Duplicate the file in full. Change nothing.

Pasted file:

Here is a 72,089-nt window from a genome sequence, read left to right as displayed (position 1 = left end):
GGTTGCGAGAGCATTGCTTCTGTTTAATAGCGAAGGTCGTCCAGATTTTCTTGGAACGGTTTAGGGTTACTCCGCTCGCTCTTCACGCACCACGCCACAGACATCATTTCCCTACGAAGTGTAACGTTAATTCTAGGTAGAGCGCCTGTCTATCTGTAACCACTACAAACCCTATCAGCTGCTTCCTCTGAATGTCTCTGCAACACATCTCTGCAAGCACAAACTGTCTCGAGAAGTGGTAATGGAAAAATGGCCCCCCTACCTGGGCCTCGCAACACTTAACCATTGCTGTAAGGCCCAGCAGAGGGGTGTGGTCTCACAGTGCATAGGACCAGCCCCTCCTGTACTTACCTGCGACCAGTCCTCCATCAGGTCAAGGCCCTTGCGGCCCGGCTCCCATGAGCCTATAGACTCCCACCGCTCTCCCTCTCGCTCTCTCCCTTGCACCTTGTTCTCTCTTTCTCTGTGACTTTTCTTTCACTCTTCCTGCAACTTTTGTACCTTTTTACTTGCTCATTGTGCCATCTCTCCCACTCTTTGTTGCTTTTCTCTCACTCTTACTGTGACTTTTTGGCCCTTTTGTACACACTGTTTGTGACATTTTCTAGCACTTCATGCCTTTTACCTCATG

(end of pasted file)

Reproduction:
Here is a 72,089-nt window from a genome sequence, read left to right as displayed (position 1 = left end):
GGTTGCGAGAGCATTGCTTCTGTTTAATAGCGAAGGTCGTCCAGATTTTCTTGGAACGGTTTAGGGTTACTCCGCTCGCTCTTCACGCACCACGCCACAGACATCATTTCCCTACGAAGTGTAACGTTAATTCTAGGTAGAGCGCCTGTCTATCTGTAACCACTACAAACCCTATCAGCTGCTTCCTCTGAATGTCTCTGCAACACATCTCTGCAAGCACAAACTGTCTCGAGAAGTGGTAATGGAAAAATGGCCCCCCTACCTGGGCCTCGCAACACTTAACCATTGCTGTAAGGCCCAGCAGAGGGGTGTGGTCTCACAGTGCATAGGACCAGCCCCTCCTGTACTTACCTGCGACCAGTCCTCCATCAGGTCAAGGCCCTTGCGGCCCGGCTCCCATGAGCCTATAGACTCCCACCGCTCTCCCTCTCGCTCTCTCCCTTGCACCTTGTTCTCTCTTTCTCTGTGACTTTTCTTTCACTCTTCCTGCAACTTTTGTACCTTTTTACTTGCTCATTGTGCCATCTCTCCCACTCTTTGTTGCTTTTCTCTCACTCTTACTGTGACTTTTTGGCCCTTTTGTACACACTGTTTGTGACATTTTCTAGCACTTCATGCCTTTTACCTCATG